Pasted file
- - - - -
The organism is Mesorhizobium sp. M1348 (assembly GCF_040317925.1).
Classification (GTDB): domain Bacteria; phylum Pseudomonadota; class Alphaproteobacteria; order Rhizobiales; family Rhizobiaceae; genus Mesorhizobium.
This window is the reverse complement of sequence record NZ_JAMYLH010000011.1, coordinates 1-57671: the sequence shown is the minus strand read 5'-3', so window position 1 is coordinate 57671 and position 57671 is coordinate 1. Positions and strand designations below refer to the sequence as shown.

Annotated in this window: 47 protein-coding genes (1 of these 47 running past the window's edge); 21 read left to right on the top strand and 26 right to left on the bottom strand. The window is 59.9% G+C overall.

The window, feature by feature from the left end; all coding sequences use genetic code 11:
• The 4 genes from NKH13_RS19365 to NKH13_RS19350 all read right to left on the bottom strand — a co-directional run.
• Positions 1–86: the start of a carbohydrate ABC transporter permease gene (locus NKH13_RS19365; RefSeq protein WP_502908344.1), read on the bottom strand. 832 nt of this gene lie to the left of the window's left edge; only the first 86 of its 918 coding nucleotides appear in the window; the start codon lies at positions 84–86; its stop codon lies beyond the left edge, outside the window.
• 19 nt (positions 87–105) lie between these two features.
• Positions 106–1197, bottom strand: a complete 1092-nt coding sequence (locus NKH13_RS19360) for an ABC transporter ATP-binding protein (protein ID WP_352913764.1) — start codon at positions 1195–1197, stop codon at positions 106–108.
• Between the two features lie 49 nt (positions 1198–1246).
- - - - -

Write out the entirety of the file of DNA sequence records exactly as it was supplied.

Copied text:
The organism is Mesorhizobium sp. M1348 (assembly GCF_040317925.1).
Classification (GTDB): domain Bacteria; phylum Pseudomonadota; class Alphaproteobacteria; order Rhizobiales; family Rhizobiaceae; genus Mesorhizobium.
This window is the reverse complement of sequence record NZ_JAMYLH010000011.1, coordinates 1-57671: the sequence shown is the minus strand read 5'-3', so window position 1 is coordinate 57671 and position 57671 is coordinate 1. Positions and strand designations below refer to the sequence as shown.

Annotated in this window: 47 protein-coding genes (1 of these 47 running past the window's edge); 21 read left to right on the top strand and 26 right to left on the bottom strand. The window is 59.9% G+C overall.

The window, feature by feature from the left end; all coding sequences use genetic code 11:
• The 4 genes from NKH13_RS19365 to NKH13_RS19350 all read right to left on the bottom strand — a co-directional run.
• Positions 1–86: the start of a carbohydrate ABC transporter permease gene (locus NKH13_RS19365; RefSeq protein WP_502908344.1), read on the bottom strand. 832 nt of this gene lie to the left of the window's left edge; only the first 86 of its 918 coding nucleotides appear in the window; the start codon lies at positions 84–86; its stop codon lies beyond the left edge, outside the window.
• 19 nt (positions 87–105) lie between these two features.
• Positions 106–1197, bottom strand: a complete 1092-nt coding sequence (locus NKH13_RS19360) for an ABC transporter ATP-binding protein (protein ID WP_352913764.1) — start codon at positions 1195–1197, stop codon at positions 106–108.
• Between the two features lie 49 nt (positions 1198–1246).